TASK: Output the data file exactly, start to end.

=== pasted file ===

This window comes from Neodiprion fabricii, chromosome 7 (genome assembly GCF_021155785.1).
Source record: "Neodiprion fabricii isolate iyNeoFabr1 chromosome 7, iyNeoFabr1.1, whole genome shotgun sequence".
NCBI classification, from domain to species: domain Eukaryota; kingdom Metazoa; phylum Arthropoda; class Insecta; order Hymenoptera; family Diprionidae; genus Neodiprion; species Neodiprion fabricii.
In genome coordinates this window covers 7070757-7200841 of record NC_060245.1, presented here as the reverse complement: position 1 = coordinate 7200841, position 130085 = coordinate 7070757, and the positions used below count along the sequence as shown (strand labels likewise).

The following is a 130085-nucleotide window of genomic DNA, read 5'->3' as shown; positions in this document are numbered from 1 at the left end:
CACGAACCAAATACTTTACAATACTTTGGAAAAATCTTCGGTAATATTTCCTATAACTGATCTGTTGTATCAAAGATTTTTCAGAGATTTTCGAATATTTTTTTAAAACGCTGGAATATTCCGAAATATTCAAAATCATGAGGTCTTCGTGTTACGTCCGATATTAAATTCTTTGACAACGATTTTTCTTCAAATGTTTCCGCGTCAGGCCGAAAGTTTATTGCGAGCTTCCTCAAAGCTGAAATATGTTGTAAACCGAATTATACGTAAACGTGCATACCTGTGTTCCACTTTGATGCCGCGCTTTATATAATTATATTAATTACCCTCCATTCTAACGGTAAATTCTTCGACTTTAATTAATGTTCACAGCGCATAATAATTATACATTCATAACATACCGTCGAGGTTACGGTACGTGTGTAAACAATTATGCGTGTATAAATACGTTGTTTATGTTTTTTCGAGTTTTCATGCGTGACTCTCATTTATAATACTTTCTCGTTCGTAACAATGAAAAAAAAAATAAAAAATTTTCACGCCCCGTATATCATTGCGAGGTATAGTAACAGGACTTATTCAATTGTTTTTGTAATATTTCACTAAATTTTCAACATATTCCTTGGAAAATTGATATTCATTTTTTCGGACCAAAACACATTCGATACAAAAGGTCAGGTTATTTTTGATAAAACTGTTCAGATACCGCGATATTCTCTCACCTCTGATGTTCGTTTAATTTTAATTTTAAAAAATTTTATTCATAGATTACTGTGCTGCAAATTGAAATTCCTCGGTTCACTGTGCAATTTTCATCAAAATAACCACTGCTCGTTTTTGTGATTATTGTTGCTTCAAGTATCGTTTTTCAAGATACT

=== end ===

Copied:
This window comes from Neodiprion fabricii, chromosome 7 (genome assembly GCF_021155785.1).
Source record: "Neodiprion fabricii isolate iyNeoFabr1 chromosome 7, iyNeoFabr1.1, whole genome shotgun sequence".
NCBI classification, from domain to species: domain Eukaryota; kingdom Metazoa; phylum Arthropoda; class Insecta; order Hymenoptera; family Diprionidae; genus Neodiprion; species Neodiprion fabricii.
In genome coordinates this window covers 7070757-7200841 of record NC_060245.1, presented here as the reverse complement: position 1 = coordinate 7200841, position 130085 = coordinate 7070757, and the positions used below count along the sequence as shown (strand labels likewise).

The following is a 130085-nucleotide window of genomic DNA, read 5'->3' as shown; positions in this document are numbered from 1 at the left end:
CACGAACCAAATACTTTACAATACTTTGGAAAAATCTTCGGTAATATTTCCTATAACTGATCTGTTGTATCAAAGATTTTTCAGAGATTTTCGAATATTTTTTTAAAACGCTGGAATATTCCGAAATATTCAAAATCATGAGGTCTTCGTGTTACGTCCGATATTAAATTCTTTGACAACGATTTTTCTTCAAATGTTTCCGCGTCAGGCCGAAAGTTTATTGCGAGCTTCCTCAAAGCTGAAATATGTTGTAAACCGAATTATACGTAAACGTGCATACCTGTGTTCCACTTTGATGCCGCGCTTTATATAATTATATTAATTACCCTCCATTCTAACGGTAAATTCTTCGACTTTAATTAATGTTCACAGCGCATAATAATTATACATTCATAACATACCGTCGAGGTTACGGTACGTGTGTAAACAATTATGCGTGTATAAATACGTTGTTTATGTTTTTTCGAGTTTTCATGCGTGACTCTCATTTATAATACTTTCTCGTTCGTAACAATGAAAAAAAAAATAAAAAATTTTCACGCCCCGTATATCATTGCGAGGTATAGTAACAGGACTTATTCAATTGTTTTTGTAATATTTCACTAAATTTTCAACATATTCCTTGGAAAATTGATATTCATTTTTTCGGACCAAAACACATTCGATACAAAAGGTCAGGTTATTTTTGATAAAACTGTTCAGATACCGCGATATTCTCTCACCTCTGATGTTCGTTTAATTTTAATTTTAAAAAATTTTATTCATAGATTACTGTGCTGCAAATTGAAATTCCTCGGTTCACTGTGCAATTTTCATCAAAATAACCACTGCTCGTTTTTGTGATTATTGTTGCTTCAAGTATCGTTTTTCAAGATACT